But few people have actually seen the zines, fliers and cassette tapes that ignited the fiercest firestorm in feminism's brilliant Third Wave. Furtively mimeographed at lunch breaks — often with runs of fewer than 100 — and often distributed by hand at punk rock shows or in Riot Grrrl meetings, these artifacts were as ephemeral as they were incendiary. Sometimes their own creators didn't keep copies.
Fortunately, a number of original participants held on to these "smart, radical texts," as archivist Lisa Darms describes them in the collection's introduction. Building on documents donated by Hanna (that's her sticker-adorned file cabinet on the cover),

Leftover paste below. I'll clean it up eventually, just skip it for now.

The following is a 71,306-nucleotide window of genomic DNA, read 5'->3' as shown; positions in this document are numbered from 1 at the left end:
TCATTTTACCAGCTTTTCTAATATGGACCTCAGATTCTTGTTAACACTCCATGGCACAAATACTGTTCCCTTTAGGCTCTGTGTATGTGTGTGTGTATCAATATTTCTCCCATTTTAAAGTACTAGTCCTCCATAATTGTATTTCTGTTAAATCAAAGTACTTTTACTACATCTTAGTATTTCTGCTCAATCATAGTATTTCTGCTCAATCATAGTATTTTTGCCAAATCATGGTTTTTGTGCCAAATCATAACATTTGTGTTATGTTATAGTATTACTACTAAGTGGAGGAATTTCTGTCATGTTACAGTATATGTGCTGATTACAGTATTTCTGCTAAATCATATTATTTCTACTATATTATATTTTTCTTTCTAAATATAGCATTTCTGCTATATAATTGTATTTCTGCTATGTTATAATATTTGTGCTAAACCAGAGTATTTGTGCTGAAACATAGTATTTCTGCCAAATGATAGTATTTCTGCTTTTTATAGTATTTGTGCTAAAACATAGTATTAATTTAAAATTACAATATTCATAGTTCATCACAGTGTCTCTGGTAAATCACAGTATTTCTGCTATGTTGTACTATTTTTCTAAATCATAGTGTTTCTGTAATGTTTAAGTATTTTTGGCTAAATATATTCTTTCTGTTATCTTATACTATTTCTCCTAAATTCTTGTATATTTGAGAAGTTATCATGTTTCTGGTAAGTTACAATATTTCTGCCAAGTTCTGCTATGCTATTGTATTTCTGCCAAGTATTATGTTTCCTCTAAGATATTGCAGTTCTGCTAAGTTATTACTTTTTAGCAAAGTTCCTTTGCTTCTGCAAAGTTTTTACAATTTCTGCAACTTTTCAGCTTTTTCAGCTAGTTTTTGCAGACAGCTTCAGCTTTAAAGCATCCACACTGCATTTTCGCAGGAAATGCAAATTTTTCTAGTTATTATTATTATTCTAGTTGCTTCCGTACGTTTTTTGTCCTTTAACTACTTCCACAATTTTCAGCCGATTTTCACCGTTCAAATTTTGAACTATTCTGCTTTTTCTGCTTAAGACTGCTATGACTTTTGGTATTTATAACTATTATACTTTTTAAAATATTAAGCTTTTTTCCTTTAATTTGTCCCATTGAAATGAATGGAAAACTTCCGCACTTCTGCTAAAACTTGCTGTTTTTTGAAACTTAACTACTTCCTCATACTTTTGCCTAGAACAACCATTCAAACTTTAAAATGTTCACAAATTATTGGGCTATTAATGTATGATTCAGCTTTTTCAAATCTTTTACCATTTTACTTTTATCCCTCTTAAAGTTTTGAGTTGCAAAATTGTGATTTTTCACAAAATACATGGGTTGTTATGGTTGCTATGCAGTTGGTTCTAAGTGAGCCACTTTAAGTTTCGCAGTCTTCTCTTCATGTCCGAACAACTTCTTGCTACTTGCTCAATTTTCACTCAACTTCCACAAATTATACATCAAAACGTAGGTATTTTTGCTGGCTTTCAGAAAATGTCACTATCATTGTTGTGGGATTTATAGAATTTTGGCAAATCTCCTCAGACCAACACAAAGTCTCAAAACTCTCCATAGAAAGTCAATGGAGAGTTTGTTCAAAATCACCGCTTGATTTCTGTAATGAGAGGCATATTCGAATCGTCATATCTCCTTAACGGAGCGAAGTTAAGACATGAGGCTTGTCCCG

In her smart, personal introductory essay, Johanna Fateman, erstwhile creator of the zine "Artaud-Mania" and co-founder with Hanna of the band Le Tigre, recalls how "each girl's photocopied missive was a revelation" and also how failure to constructively address issues of race and class privilege mired the movement in recriminations. Critics still deride Riot Grrrl for being too white, as if white girls have no right to express their problems. In fact, this collection reveals that some of the most powerful writing came in zines by girls of color ("Bamboo Girl" and "Gunk"). Queer voices were also integral and in your face.
I saw a lot of these zines when they were first published. Their bold encouragements and intimate confessions thrilled and amazed me; "feminism" was still a dirty word in the music circles I ran in, and even though I was a few years older than these grrrls, I felt transformed by a new generation's unapologetic activism.